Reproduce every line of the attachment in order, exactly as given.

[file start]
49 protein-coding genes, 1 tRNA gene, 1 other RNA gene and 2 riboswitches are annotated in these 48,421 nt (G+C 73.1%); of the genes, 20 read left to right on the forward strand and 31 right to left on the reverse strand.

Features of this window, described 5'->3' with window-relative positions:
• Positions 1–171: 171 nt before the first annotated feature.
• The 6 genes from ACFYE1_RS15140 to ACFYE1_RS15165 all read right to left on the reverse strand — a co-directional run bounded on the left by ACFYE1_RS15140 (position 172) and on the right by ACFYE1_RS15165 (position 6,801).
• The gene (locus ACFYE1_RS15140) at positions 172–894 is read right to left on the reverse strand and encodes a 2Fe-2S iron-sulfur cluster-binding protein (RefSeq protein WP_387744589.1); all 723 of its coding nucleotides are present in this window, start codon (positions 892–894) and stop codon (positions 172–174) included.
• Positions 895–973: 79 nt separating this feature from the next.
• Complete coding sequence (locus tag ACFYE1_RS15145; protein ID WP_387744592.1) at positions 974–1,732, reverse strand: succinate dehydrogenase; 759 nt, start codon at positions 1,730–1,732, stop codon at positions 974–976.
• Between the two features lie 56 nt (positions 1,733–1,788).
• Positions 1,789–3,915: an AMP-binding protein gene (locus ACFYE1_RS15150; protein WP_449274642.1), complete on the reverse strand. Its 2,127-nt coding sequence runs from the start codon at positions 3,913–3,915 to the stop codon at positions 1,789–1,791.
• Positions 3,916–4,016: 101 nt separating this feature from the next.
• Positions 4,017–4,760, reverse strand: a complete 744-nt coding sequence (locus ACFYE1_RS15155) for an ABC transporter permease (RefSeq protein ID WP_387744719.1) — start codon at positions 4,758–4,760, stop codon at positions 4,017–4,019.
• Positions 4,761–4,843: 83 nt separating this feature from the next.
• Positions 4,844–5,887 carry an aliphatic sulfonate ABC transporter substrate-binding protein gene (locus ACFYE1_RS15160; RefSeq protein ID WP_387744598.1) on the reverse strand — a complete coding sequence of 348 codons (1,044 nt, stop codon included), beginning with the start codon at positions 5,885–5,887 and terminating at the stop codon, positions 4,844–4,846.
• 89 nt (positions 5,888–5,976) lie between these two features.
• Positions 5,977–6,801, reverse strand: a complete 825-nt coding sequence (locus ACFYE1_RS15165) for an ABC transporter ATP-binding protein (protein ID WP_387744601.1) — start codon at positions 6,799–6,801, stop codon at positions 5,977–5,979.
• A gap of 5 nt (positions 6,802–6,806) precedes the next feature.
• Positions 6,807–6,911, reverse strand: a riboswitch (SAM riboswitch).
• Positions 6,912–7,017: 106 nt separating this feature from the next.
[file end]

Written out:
49 protein-coding genes, 1 tRNA gene, 1 other RNA gene and 2 riboswitches are annotated in these 48,421 nt (G+C 73.1%); of the genes, 20 read left to right on the forward strand and 31 right to left on the reverse strand.

Features of this window, described 5'->3' with window-relative positions:
• Positions 1–171: 171 nt before the first annotated feature.
• The 6 genes from ACFYE1_RS15140 to ACFYE1_RS15165 all read right to left on the reverse strand — a co-directional run bounded on the left by ACFYE1_RS15140 (position 172) and on the right by ACFYE1_RS15165 (position 6,801).
• The gene (locus ACFYE1_RS15140) at positions 172–894 is read right to left on the reverse strand and encodes a 2Fe-2S iron-sulfur cluster-binding protein (RefSeq protein WP_387744589.1); all 723 of its coding nucleotides are present in this window, start codon (positions 892–894) and stop codon (positions 172–174) included.
• Positions 895–973: 79 nt separating this feature from the next.
• Complete coding sequence (locus tag ACFYE1_RS15145; protein ID WP_387744592.1) at positions 974–1,732, reverse strand: succinate dehydrogenase; 759 nt, start codon at positions 1,730–1,732, stop codon at positions 974–976.
• Between the two features lie 56 nt (positions 1,733–1,788).
• Positions 1,789–3,915: an AMP-binding protein gene (locus ACFYE1_RS15150; protein WP_449274642.1), complete on the reverse strand. Its 2,127-nt coding sequence runs from the start codon at positions 3,913–3,915 to the stop codon at positions 1,789–1,791.
• Positions 3,916–4,016: 101 nt separating this feature from the next.
• Positions 4,017–4,760, reverse strand: a complete 744-nt coding sequence (locus ACFYE1_RS15155) for an ABC transporter permease (RefSeq protein ID WP_387744719.1) — start codon at positions 4,758–4,760, stop codon at positions 4,017–4,019.
• Positions 4,761–4,843: 83 nt separating this feature from the next.
• Positions 4,844–5,887 carry an aliphatic sulfonate ABC transporter substrate-binding protein gene (locus ACFYE1_RS15160; RefSeq protein ID WP_387744598.1) on the reverse strand — a complete coding sequence of 348 codons (1,044 nt, stop codon included), beginning with the start codon at positions 5,885–5,887 and terminating at the stop codon, positions 4,844–4,846.
• 89 nt (positions 5,888–5,976) lie between these two features.
• Positions 5,977–6,801, reverse strand: a complete 825-nt coding sequence (locus ACFYE1_RS15165) for an ABC transporter ATP-binding protein (protein ID WP_387744601.1) — start codon at positions 6,799–6,801, stop codon at positions 5,977–5,979.
• A gap of 5 nt (positions 6,802–6,806) precedes the next feature.
• Positions 6,807–6,911, reverse strand: a riboswitch (SAM riboswitch).
• Positions 6,912–7,017: 106 nt separating this feature from the next.